What, where and how much – SCM adoption worldwideThe adoption of SCMs varies widely depending on where you are in the world. In India and Brazil, for example, it is common to use fly ash and slag to reduce the clinker factor to as little as 65%. In the US, the clinker factor remains high at around 95%. Worldwide, according to the Climate Technology Centre & Network, the ‘average clinker/cement ratio is about 0.81, with the balance comprising gypsum and additives such as blast furnace slag, fly ash, and natural pozzolana.’₁ The UNEP-sponsored white paper ‘Eco-efficient cements: Potential economically viable solutions for a low-CO₂ cement-based materials industry’ suggests a reasonable worldwide average of 0.60 is achievable by 2050.₂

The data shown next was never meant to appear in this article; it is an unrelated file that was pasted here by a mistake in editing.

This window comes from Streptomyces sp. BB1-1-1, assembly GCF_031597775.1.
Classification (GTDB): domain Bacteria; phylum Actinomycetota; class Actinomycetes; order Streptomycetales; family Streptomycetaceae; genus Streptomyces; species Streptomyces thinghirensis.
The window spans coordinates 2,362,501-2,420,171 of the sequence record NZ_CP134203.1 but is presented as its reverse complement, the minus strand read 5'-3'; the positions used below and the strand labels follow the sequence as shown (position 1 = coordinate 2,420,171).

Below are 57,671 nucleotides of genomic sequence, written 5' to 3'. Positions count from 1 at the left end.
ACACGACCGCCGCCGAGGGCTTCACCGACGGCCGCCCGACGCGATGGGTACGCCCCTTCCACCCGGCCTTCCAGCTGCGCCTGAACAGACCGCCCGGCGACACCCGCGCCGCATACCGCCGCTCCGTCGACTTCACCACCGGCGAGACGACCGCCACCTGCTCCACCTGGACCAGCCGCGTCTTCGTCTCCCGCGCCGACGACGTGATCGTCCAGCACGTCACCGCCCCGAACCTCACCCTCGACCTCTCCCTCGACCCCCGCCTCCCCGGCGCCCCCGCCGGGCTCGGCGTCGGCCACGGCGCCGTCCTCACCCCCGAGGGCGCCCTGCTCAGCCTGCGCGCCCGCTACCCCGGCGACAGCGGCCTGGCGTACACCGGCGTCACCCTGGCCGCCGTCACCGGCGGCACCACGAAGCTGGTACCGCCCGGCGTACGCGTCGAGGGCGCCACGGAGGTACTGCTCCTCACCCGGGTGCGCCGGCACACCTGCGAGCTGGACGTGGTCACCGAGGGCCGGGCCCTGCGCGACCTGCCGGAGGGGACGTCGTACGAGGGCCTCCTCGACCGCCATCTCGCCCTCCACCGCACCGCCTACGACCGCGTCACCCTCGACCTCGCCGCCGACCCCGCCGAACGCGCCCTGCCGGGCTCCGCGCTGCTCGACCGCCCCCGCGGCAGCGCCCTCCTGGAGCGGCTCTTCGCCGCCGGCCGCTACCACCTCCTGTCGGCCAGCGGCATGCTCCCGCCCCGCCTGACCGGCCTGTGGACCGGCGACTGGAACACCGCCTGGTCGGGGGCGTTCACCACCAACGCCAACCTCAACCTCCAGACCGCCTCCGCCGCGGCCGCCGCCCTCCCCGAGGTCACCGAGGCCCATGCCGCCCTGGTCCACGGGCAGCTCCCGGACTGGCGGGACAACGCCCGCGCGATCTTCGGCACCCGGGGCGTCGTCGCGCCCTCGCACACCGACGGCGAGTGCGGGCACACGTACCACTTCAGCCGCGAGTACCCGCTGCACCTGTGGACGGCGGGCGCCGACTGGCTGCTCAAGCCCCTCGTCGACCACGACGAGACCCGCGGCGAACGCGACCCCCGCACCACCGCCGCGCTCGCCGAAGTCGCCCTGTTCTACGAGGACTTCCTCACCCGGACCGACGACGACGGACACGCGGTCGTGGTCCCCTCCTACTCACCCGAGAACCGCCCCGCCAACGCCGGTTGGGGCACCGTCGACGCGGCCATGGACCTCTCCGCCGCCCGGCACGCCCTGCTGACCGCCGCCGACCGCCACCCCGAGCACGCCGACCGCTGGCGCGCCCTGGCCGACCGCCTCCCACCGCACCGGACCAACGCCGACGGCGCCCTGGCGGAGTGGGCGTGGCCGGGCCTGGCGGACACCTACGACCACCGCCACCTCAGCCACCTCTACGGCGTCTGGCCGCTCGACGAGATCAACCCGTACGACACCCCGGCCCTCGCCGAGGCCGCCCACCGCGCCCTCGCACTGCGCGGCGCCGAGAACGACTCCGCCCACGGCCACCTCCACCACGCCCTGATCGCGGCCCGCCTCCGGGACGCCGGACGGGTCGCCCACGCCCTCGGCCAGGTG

Availability of SCMs is certainly a factor, together with standards and regulations, which are more restrictive in some countries than others. But there is also a lot of uncertainty in the industry: Which materials are ‘best’? What is the most suitable grinding technology for SCMs? How easy is it to integrate new materials into existing plants?
With many decades’ experience grinding a wide range of different materials in vertical roller mills, ball mills and hydraulic roller presses, FLSmidth is in a position to share our knowhow to help the industry make strides in reducing its carbon footprint.
Types of SCM